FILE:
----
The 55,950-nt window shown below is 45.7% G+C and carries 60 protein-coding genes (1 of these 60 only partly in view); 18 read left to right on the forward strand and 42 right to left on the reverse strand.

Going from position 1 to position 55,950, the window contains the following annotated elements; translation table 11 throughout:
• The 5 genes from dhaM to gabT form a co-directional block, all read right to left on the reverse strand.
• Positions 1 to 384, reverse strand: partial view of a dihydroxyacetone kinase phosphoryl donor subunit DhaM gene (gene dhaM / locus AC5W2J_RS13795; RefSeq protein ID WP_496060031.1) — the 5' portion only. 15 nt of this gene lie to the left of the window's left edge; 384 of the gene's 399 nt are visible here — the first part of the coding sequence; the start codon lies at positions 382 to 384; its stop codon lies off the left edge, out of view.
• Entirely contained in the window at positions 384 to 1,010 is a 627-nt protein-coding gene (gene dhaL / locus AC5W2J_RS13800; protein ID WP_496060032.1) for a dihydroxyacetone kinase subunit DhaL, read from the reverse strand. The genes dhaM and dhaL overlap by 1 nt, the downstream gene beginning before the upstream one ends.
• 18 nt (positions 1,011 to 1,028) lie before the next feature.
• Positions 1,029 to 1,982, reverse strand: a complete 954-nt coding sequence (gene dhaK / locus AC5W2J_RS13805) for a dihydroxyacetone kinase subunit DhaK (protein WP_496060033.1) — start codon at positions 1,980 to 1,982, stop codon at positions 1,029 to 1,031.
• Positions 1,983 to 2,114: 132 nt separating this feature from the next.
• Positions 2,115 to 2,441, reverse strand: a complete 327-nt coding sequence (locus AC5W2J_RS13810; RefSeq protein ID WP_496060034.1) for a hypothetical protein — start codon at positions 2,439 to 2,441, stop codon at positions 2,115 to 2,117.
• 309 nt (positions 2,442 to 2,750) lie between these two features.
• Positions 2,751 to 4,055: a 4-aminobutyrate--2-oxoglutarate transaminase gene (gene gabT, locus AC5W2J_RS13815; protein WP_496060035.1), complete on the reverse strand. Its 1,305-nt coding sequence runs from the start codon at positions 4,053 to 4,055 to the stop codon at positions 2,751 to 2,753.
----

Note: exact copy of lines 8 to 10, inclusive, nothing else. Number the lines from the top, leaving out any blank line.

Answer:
• Positions 1,983 to 2,114: 132 nt separating this feature from the next.
• Positions 2,115 to 2,441, reverse strand: a complete 327-nt coding sequence (locus AC5W2J_RS13810; RefSeq protein ID WP_496060034.1) for a hypothetical protein — start codon at positions 2,439 to 2,441, stop codon at positions 2,115 to 2,117.
• 309 nt (positions 2,442 to 2,750) lie between these two features.